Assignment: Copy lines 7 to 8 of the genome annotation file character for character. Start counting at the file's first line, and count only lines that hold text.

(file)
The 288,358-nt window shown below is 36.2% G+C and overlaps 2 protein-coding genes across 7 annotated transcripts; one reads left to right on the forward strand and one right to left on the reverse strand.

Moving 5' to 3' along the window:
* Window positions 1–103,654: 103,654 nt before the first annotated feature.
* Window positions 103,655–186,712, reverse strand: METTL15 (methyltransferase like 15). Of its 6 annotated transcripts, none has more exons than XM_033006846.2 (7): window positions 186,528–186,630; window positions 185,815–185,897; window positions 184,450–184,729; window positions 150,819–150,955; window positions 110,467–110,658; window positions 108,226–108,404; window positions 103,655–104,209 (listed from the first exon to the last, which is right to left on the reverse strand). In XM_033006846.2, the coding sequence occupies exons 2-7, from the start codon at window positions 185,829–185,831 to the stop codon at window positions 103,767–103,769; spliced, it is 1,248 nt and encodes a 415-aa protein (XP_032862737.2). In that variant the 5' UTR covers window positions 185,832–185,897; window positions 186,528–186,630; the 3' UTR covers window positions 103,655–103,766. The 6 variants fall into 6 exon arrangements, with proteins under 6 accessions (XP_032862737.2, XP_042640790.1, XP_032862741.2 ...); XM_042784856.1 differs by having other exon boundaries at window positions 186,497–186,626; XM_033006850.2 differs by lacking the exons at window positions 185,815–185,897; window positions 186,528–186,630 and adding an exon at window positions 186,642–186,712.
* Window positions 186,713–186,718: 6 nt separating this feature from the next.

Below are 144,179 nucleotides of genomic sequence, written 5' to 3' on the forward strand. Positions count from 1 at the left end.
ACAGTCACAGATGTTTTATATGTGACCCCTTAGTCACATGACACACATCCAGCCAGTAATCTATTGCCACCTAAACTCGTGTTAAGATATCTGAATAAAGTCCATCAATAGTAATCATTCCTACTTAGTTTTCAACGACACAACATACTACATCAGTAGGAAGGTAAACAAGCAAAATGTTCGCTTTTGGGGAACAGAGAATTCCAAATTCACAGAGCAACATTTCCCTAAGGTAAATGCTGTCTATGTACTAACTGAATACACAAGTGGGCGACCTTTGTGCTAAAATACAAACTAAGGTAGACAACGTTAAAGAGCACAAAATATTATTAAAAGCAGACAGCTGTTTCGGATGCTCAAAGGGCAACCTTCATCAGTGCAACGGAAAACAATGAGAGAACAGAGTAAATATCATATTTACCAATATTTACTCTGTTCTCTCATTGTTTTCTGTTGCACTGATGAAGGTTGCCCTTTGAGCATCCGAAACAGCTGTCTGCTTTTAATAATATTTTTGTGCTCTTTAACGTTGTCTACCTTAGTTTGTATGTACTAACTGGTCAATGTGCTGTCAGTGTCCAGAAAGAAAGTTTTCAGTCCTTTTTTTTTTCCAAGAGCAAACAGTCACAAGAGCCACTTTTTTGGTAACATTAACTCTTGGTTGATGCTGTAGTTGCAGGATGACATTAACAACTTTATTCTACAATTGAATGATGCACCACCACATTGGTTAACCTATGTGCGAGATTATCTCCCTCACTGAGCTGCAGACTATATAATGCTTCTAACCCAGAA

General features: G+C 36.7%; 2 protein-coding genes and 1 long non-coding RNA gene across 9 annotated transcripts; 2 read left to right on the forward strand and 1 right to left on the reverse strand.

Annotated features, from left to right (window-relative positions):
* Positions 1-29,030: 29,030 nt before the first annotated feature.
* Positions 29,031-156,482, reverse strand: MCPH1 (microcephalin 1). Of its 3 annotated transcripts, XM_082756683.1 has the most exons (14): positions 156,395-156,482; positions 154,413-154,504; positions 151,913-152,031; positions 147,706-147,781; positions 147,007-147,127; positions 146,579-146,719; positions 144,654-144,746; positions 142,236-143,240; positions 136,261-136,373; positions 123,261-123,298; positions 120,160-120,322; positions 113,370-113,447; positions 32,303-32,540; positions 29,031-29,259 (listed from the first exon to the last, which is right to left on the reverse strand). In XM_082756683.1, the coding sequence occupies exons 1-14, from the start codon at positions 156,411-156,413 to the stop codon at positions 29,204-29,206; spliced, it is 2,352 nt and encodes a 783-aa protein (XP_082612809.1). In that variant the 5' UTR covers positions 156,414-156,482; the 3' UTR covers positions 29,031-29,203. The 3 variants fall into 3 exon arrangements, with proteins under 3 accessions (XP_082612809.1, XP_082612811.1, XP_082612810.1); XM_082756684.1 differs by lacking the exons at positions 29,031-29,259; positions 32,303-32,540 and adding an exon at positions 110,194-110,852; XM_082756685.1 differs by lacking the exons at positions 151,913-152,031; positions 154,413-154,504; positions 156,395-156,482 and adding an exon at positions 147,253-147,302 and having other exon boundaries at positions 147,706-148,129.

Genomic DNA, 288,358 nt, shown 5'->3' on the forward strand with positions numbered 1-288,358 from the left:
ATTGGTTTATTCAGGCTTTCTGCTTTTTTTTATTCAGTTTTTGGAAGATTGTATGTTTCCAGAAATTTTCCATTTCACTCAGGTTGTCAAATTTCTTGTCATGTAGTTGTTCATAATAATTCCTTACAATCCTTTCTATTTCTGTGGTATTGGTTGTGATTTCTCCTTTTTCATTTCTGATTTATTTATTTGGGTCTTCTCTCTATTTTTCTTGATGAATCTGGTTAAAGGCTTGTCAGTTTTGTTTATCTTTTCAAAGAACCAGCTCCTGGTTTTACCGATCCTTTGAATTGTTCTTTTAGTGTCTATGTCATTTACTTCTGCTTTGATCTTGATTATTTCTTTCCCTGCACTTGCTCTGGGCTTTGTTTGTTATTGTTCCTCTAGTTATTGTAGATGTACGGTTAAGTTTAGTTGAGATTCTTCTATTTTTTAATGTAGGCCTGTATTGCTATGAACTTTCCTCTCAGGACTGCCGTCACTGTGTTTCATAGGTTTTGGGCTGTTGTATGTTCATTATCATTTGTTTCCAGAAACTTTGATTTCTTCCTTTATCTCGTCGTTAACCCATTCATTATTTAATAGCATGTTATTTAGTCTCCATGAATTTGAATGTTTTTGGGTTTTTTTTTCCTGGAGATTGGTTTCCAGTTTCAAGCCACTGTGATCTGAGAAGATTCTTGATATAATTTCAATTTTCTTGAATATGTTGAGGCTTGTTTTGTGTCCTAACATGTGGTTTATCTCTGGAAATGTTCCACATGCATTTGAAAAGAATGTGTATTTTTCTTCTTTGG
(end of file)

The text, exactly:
ACAGTCACAGATGTTTTATATGTGACCCCTTAGTCACATGACACACATCCAGCCAGTAATCTATTGCCACCTAAACTCGTGTTAAGATATCTGAATAAAGTCCATCAATAGTAATCATTCCTACTTAGTTTTCAACGACACAACATACTACATCAGTAGGAAGGTAAACAAGCAAAATGTTCGCTTTTGGGGAACAGAGAATTCCAAATTCACAGAGCAACATTTCCCTAAGGTAAATGCTGTCTATGTACTAACTGAATACACAAGTGGGCGACCTTTGTGCTAAAATACAAACTAAGGTAGACAACGTTAAAGAGCACAAAATATTATTAAAAGCAGACAGCTGTTTCGGATGCTCAAAGGGCAACCTTCATCAGTGCAACGGAAAACAATGAGAGAACAGAGTAAATATCATATTTACCAATATTTACTCTGTTCTCTCATTGTTTTCTGTTGCACTGATGAAGGTTGCCCTTTGAGCATCCGAAACAGCTGTCTGCTTTTAATAATATTTTTGTGCTCTTTAACGTTGTCTACCTTAGTTTGTATGTACTAACTGGTCAATGTGCTGTCAGTGTCCAGAAAGAAAGTTTTCAGTCCTTTTTTTTTTCCAAGAGCAAACAGTCACAAGAGCCACTTTTTTGGTAACATTAACTCTTGGTTGATGCTGTAGTTGCAGGATGACATTAACAACTTTATTCTACAATTGAATGATGCACCACCACATTGGTTAACCTATGTGCGAGATTATCTCCCTCACTGAGCTGCAGACTATATAATGCTTCTAACCCAGAA

General features: G+C 36.7%; 2 protein-coding genes and 1 long non-coding RNA gene across 9 annotated transcripts; 2 read left to right on the forward strand and 1 right to left on the reverse strand.